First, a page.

24 July 2011

Languishing's Claims to Fame (List #19)

I try not to be obsessed with numbers of readers for the blog: in the end, the point is to reach the people who wanna know what we’re up to, and anyone else is welcome to read along. But blogger keeps track for me, and so once in a while I check out the numbers. Here’s what I’ve learned from them:

1.      Readership is highest overall when there’s something drastic going on. This has been especially true in the last year, and posts about Shaun’s physical or mental health are usually very well read. I imagine the reasons for this are two fold: first, people love excitement, and we’ve certainly had plenty of that, and secondly, my husband is more loved than he realizes. Perhaps I should only blog about him.

2.      If I did that, though, I wouldn’t have these other posts that get lots of hits all the time. The most popular post I’ve ever written, by far, with 3 times more hits than any other post, is “Sphinx of black quartz, judge my vow.” It’s just a silly little post about how much I like the alphabet, but apparently people hear that phrase, google it, and wind up here. Not enough experts on the topic of pangrams, clearly.

3.      The next runner up is the first in my series of list posts, about inanimate objects. Apparently, people fairly often search the internets for “inanimate objects list.” My list isn't fully inanimate, either, so I'm totally misinforming the universe.  I hope it’s not a common high school assignment, but I’m not really sure why else so many people are looking that up. It’s not a song lyric I don’t know about, is it?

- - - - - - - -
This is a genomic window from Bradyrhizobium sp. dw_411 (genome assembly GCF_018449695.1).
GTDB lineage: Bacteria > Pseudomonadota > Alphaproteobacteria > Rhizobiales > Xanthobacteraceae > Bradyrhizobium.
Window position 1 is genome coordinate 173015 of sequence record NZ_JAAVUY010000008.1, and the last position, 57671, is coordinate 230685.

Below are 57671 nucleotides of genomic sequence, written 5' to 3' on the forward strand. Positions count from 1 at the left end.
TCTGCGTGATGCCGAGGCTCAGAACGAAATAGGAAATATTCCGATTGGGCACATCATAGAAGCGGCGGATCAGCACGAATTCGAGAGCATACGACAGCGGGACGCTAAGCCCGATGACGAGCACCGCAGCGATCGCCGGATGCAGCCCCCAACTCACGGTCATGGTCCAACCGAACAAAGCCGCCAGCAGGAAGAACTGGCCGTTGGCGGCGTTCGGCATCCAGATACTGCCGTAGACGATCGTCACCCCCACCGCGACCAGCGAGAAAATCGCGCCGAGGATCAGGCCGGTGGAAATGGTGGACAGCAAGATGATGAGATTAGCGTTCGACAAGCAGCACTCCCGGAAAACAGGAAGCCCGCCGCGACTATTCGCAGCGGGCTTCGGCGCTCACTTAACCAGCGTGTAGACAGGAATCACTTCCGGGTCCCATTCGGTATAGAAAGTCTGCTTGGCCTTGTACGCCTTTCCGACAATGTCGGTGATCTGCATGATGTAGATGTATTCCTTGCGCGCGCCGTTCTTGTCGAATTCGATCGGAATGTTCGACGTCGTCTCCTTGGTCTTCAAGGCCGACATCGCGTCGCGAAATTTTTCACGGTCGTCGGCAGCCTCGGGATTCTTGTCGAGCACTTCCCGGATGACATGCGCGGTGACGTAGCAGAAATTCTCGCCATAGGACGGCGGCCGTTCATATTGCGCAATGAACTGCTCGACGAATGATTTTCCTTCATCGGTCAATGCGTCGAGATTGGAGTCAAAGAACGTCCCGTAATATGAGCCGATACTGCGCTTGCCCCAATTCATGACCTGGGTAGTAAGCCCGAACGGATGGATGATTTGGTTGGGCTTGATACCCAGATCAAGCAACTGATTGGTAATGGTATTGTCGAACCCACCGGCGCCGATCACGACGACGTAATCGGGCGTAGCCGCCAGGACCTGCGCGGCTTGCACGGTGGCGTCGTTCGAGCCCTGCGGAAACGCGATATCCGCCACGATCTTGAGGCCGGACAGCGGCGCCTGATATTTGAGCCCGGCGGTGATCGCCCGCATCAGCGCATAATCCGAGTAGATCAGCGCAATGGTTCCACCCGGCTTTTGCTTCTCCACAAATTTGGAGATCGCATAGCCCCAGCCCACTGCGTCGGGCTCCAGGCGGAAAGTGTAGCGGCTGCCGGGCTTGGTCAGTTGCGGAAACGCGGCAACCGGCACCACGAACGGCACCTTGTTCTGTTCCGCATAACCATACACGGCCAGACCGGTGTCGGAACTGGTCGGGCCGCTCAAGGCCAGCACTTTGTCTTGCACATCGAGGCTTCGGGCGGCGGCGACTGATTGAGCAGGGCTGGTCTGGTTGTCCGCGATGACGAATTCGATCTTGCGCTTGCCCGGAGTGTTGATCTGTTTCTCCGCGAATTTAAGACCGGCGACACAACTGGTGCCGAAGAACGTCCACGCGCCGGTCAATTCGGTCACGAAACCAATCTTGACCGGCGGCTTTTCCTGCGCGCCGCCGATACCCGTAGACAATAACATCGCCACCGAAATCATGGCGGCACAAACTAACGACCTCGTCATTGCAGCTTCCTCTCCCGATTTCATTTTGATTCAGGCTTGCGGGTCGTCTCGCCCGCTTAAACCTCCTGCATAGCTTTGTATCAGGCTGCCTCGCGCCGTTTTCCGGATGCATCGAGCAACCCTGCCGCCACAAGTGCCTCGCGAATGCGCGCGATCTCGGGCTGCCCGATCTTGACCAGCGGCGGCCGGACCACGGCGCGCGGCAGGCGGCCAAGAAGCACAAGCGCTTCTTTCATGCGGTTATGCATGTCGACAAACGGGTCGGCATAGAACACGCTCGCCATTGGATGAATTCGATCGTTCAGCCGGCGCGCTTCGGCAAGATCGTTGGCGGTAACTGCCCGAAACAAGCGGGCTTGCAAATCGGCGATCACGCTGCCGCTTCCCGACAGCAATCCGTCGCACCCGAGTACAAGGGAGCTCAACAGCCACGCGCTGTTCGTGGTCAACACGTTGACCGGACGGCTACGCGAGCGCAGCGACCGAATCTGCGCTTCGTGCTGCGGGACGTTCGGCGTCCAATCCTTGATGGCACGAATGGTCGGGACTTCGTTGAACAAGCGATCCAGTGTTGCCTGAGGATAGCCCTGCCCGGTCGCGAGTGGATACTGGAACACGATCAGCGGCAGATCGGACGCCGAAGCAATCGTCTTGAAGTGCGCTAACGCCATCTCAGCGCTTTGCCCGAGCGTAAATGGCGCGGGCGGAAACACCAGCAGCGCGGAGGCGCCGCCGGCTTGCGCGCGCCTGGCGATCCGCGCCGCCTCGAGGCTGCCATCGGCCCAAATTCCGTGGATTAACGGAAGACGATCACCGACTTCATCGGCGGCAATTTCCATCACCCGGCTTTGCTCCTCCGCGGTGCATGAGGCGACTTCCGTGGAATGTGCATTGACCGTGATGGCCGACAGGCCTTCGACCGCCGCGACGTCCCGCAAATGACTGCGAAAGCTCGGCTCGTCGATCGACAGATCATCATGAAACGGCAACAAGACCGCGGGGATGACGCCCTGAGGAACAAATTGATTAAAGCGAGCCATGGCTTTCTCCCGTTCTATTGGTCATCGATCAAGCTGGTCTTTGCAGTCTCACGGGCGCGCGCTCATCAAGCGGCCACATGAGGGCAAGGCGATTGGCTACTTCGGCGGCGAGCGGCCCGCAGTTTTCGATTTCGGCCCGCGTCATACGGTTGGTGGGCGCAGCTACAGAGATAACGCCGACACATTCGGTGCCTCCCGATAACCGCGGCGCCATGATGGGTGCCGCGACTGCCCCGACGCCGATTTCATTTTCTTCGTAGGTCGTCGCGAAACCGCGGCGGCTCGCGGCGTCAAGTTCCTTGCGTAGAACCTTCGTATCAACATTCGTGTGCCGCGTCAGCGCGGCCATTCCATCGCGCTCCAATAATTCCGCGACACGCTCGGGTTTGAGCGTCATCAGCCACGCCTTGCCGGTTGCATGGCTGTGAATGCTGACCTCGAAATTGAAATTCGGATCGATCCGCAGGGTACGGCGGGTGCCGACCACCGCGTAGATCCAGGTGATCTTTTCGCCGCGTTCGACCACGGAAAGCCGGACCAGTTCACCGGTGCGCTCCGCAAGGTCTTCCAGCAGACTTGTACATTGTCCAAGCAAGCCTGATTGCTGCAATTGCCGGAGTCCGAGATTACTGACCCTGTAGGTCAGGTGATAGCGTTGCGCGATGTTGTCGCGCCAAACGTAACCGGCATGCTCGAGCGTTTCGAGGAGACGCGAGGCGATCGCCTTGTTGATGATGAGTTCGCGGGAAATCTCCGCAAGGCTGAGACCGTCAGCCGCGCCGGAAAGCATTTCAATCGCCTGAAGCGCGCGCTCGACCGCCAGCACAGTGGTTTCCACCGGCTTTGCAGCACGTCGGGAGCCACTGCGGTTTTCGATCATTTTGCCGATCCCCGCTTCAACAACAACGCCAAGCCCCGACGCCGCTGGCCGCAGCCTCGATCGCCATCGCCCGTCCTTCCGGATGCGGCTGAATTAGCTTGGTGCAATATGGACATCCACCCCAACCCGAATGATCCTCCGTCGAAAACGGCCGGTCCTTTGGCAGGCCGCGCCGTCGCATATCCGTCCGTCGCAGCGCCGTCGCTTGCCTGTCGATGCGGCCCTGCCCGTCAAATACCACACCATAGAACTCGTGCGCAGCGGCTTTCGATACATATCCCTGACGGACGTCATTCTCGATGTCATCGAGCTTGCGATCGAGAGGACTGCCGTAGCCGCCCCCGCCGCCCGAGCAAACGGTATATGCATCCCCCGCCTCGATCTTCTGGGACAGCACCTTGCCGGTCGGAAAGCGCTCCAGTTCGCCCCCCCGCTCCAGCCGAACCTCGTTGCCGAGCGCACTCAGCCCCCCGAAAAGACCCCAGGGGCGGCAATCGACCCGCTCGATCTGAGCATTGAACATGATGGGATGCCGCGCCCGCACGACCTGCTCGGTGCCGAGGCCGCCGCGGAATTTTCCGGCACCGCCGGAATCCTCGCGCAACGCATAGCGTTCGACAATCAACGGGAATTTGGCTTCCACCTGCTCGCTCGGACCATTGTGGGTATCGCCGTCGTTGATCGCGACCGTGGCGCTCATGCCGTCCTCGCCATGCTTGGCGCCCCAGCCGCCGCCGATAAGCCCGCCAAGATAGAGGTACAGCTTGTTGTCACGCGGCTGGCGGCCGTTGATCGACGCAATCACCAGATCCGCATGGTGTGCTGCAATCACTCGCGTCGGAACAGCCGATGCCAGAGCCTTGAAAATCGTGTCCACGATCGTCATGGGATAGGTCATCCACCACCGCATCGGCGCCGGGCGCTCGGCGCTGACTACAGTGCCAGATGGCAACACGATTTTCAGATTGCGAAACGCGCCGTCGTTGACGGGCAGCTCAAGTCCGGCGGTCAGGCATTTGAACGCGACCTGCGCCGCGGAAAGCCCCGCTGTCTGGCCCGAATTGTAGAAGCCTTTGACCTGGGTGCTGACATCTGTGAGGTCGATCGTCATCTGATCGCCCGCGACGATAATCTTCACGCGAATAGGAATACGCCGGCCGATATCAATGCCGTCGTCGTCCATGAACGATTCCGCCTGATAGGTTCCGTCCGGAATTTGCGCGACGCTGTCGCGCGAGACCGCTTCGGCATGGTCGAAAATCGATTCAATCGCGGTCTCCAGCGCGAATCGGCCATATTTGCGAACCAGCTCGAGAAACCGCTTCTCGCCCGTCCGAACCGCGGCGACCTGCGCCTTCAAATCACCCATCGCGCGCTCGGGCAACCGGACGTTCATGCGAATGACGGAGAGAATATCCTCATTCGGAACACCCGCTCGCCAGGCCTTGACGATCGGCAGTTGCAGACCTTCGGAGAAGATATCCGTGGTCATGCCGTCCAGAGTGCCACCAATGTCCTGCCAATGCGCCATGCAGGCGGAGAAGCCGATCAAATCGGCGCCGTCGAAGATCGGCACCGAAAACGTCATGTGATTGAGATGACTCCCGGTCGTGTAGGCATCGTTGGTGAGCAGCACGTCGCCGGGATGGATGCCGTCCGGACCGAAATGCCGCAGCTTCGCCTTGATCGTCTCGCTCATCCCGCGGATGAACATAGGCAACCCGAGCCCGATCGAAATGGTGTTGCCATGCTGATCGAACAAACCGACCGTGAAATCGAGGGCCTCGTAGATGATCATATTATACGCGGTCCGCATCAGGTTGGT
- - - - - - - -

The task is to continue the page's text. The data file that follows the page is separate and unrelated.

4.      And in third place for most read posts is one from the second year of the blog, about gardening with V. I titled it “The most fertile soil on the planet” and that’s pretty much the series of words, or a variation therein, that brings people to that post.  Perhaps I should do a series of posts like that, with titles like “The Happiest Place on Earth” or “Best Dental Practices” and see what happens to my readership.

It's a little strange, how new people wander in to the Languishing universe. When Languishing was a print zine, it had a ripple effect when contributors shared their comped copies, but it was a small ripple. So go the internets, I suppose. Big, irregular, random ripples.

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